Is Privacy Legislation Unconstitutional?
Jul 12, 2012
Employers who have had the unenviable experience of wading through the often confusing body of privacy law in place across Canada, will be interested to hear that privacy law had never been constitutionally tested until earlier this year when the Alberta Court of Appeal released its decision in United Food and Commercial Workers, Local 401 v. Alberta (Attorney General), 2012 ABCA 130. The results of this test were surprising: the Court was unanimous in finding that the Alberta Personal Information Protection Act, SA 2003, c. P-6.5 (“PIPA”) violated the Charter rights of a union engaged in picketing activity.
PIPA is Alberta’s equivalent to the Federal Personal Information Protection and Electronic Documents Act, S.C. 2000, c.5 (“PIPEDA”). The Act regulates how the private sector may gather, store and disseminate personal information. Provinces that do not have legislation regulating how the private sector may handle personal information, such as PEI, are subject to PIPEDA. The Alberta Court of Appeal’s decision on this matter could therefore have significant repercussions across the country.
In 2006, workers employed by the Palace Casino in the West Edmonton Mall went on strike. During this strike, both the Union and the Employer videotaped the picket line. The Union had placed signs throughout the mall informing people that the picket line was being recorded and images of people crossing the picket line would be posted on a website. No images were ever actually posted online but a number of people filed complaints with the Alberta Privacy Commissioner. The Inquiry concluded that the Union did not have the right to collect and use the recordings, on the basis that it was collecting personal information. The Union challenged this finding at the Alberta Court of Queen’s Bench. The Court found that the Adjudicator’s interpretation of PIPA violated the Union’s freedom of expression rights under section 2 of the Charter. The Alberta Court of Appeal confirmed the lower Court’s ruling.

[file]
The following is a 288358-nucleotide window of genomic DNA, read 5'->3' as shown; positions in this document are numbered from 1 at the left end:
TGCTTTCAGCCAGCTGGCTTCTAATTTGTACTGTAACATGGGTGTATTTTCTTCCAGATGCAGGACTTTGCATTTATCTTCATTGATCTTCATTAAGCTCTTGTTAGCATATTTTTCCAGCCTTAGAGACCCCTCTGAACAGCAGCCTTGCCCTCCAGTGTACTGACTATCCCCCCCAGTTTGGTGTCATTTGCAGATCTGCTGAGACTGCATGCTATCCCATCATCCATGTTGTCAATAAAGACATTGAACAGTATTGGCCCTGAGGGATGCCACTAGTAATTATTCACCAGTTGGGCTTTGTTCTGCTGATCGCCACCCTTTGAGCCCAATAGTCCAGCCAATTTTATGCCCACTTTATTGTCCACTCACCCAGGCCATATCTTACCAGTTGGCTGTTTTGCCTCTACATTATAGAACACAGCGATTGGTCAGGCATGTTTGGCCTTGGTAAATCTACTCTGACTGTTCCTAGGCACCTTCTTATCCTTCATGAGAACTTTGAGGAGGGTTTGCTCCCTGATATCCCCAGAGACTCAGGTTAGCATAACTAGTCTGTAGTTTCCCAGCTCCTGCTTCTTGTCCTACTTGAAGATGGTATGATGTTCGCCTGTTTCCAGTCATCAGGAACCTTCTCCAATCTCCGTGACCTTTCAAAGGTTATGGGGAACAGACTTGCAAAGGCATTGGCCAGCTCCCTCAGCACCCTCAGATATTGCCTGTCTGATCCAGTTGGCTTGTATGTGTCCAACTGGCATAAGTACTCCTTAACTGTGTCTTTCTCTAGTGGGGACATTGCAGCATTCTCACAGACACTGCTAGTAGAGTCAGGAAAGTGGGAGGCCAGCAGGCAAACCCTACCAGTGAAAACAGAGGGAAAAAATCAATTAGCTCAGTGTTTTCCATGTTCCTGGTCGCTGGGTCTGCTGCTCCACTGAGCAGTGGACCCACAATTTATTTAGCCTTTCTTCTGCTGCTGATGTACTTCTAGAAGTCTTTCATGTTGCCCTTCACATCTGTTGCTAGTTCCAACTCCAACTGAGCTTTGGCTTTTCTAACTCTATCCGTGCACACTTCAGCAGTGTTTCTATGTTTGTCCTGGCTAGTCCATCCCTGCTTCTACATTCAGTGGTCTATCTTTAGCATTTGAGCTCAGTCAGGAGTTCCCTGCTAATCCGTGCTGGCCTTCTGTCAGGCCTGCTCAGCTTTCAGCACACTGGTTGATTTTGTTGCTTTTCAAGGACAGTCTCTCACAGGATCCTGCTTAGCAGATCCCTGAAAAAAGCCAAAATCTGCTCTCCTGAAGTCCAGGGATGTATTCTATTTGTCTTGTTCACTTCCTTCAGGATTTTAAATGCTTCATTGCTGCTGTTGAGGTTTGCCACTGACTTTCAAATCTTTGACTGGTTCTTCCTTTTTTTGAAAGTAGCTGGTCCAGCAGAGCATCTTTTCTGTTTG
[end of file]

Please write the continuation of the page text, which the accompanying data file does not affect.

According to the Alberta Court of Appeal, the definition of “personal information” under PIPA is too broad. The Act does not provide an exception for information that is personal but not private, nor does it provide exceptions for information collected and used as an exercise of freedom of expression or for organizations to reasonably use personal information that is reasonably required in the legitimate operation of their businesses. While the Alberta Court of Appeal decision pertains to an Alberta privacy statute, one can infer that other privacy legislation that also shares these shortcomings would also be unconstitutional, including PIPEDA.
The definitions of “Personal Information” found in both PIPA and PIPEDA are very similar. The main distinction being that PIPEDA exempts the name, title and business address or telephone number of an employee of an organization from its definition. However, PIPEDA shares the same flaw that was criticized by the Alberta Court of Appeal, suggesting PIPEDA may also be unconstitutional.
PIPEDA’s constitutionality is also potentially vulnerable in a way that PIPA’s was not; as a federal statute, it may be ultra vires, over-reaching the federal powers and regulating matters that are properly included within property and civil rights in the provinces. This apparent intrusion into provincial jurisdiction may be sufficient in and of itself to have PIPEDA struck down as being unconstitutional.
MacLeod Robinson MacLean will continue to follow developments in this area and will provide updates as they become available.
by Matt Walters
Reprinted with permission from MacLeod Robinson MacLean,